Niagara Falls is a larger medium-sized city located in the state of New York. With a population of 48,916 people and 23 constituent neighborhoods, Niagara Falls is the 19th largest community in New York. Niagara Falls has a large stock of pre-World War II architecture, making it one of the older and more historic cities in the country.
Unlike some cities, Niagara Falls isn’t mainly white- or blue-collar. Instead, the most prevalent occupations for people in Niagara Falls are a mix of both white- and blue-collar jobs. Overall, Niagara Falls is a city of sales and office workers, service providers, and professionals. There are especially a lot of people living in Niagara Falls who work in office and administrative support (16.54%), sales jobs (12.67%), and food service (7.02%).
A lot of people in Niagara Falls take the bus for their daily commute. For the size of the city, the number of people who use public transportation is quite high. For many people in Niagara Falls, this fills their need for low-cost transportation.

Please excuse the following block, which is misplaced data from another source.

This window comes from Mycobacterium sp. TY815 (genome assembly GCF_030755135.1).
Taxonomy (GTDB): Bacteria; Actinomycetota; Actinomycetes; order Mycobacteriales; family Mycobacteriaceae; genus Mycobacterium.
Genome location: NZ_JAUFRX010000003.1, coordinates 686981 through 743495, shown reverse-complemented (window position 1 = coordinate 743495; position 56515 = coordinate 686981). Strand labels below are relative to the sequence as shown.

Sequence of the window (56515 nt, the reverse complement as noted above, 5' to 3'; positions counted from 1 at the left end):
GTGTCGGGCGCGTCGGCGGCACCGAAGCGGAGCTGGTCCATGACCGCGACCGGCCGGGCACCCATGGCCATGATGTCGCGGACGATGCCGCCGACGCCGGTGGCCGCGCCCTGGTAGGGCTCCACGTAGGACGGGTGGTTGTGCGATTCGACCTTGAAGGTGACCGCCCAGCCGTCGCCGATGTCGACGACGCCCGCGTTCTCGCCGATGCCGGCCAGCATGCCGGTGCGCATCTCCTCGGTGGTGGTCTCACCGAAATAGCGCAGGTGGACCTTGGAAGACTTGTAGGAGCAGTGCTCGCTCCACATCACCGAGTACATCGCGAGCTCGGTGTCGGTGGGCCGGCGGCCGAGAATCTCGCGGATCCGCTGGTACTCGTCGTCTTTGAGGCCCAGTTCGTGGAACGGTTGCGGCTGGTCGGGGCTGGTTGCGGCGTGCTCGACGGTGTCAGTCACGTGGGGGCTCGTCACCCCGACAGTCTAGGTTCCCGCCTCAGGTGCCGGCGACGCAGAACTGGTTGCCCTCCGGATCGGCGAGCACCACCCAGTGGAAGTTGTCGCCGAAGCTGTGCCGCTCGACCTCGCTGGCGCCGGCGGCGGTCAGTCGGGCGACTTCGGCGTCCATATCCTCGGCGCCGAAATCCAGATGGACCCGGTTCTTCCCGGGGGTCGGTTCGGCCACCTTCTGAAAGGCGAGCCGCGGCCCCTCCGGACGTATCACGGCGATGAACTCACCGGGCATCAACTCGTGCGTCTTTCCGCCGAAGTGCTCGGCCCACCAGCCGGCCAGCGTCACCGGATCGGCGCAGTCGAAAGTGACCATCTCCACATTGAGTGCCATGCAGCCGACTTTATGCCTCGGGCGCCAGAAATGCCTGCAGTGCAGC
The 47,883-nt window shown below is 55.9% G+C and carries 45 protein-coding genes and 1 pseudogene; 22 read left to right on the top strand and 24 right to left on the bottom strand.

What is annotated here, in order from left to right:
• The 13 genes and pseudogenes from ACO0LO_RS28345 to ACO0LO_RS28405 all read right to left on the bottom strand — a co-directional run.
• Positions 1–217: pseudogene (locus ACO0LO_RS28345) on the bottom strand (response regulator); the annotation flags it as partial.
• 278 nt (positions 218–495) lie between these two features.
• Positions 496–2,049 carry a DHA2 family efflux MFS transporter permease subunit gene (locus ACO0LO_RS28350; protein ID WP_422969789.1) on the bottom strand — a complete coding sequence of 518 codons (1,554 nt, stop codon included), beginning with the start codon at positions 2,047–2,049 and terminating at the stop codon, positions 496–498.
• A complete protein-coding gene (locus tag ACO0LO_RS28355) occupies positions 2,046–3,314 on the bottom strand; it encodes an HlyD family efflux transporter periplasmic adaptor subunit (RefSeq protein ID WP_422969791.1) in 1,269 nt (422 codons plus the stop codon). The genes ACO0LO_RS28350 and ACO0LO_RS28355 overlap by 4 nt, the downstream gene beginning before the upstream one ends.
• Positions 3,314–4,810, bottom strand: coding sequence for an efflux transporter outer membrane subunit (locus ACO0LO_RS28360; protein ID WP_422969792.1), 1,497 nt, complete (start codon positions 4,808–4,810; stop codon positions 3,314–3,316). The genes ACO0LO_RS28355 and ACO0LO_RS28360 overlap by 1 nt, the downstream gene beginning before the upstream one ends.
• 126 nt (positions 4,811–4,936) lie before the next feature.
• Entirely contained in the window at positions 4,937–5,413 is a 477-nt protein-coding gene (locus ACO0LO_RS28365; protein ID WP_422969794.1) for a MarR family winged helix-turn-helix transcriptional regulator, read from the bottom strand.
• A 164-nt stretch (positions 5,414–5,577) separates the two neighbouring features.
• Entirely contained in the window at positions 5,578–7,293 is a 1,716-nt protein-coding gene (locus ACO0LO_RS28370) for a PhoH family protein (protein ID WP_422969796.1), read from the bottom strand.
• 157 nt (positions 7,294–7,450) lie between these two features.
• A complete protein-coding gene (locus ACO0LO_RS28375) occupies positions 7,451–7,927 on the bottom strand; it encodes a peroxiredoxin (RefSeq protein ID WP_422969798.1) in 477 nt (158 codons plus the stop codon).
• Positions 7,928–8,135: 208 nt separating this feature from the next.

In terms of college education, Niagara Falls is nearly on par with the US average for all cities of 21.84%: 17.38% of adults 25 and older in Niagara Falls have a bachelor's degree or advanced degree.
The per capita income in Niagara Falls in 2010 was $19,964, which is low income relative to New York, and lower middle income relative to the rest of the US. This equates to an annual income of $79,856 for a family of four. However, Niagara Falls contains both very wealthy and poor people as well.
Niagara Falls is a very ethnically-diverse city. The people who call Niagara Falls home describe themselves as belonging to a variety of racial and ethnic groups. The greatest number of Niagara Falls residents report their race to be White, followed by Black or African-American. Important ancestries of people in Niagara Falls include German, Irish, Polish, and English.
The most common language spoken in Niagara Falls is English. Other important languages spoken here include Spanish and Italian.